Had Darwin lived long enough to visit twenty-first-century Manila he may have been intrigued by Katipunan. Day and night this anarchic, six-lane boulevard is the arena for a lethal competition between diverse species of vehicle and pedestrian. Only the fittest survive. Just before my arrival, there had been a few hairy incidents. A massive pile-up had demolished several cars and a trendy café. An official of the National Prosecutor’s League had ploughed into two teenagers, killing them instantly. A street kid had been squashed by a yuppie reversing his Toyota Fortuner outside the International House of Pancakes. I had been warned that Manila drivers seldom check their wing mirrors.
Traffic police are a rare sight on Katipunan. When they do pull someone over they will say something like ‘I am Noynoy Aquino’ or ‘I am Jeric Raval’. Such assertions might seem mad; Noynoy Aquino is the President of the Republic and Jeric Raval is a film star – the Filipino Arnold Schwarzenegger. The unsuspecting motorist will wonder if the policeman is suffering from a personality disorder. The savvier motorist, on the other hand, will know that this is coded language for a bribe. The amount you are expected to hand over depends on the fame of the celebrity mentioned.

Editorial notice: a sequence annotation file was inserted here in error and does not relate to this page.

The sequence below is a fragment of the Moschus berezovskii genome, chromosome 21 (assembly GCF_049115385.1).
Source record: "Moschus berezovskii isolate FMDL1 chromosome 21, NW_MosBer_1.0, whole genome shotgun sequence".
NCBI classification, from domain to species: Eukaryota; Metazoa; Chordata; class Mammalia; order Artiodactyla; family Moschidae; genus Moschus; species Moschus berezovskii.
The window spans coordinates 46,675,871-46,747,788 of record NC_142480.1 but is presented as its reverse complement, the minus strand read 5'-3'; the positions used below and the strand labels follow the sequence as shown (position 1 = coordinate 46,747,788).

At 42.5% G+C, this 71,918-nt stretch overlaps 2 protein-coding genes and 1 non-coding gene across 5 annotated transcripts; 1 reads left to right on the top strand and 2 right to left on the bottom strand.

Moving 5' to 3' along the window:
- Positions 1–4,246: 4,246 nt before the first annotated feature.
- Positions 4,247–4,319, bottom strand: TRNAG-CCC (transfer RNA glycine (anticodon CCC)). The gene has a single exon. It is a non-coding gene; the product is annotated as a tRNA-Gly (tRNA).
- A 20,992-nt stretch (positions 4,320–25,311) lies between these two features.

My friend Joel told me about his own perilous encounter on Katipunan. As he was crossing the junction with Esteban Abada Street, a yellow taxi squealed to a halt. There was barely a cockroach’s antenna between its bumper and Joel’s knee. A policeman bounded over as Joel realised that this was his fault for jaywalking. The policeman drew his pistol. Joel started to beg: ‘Please, please, po. I have a wife and young children. I’m a Professor of English Literature at Miriam College.’ But rather than getting Jeric Raval on Joel, the cop stuck his gun through the window of the taxi and told the driver to watch where the **** he was going. The driver yelled an obscenity back and sped off.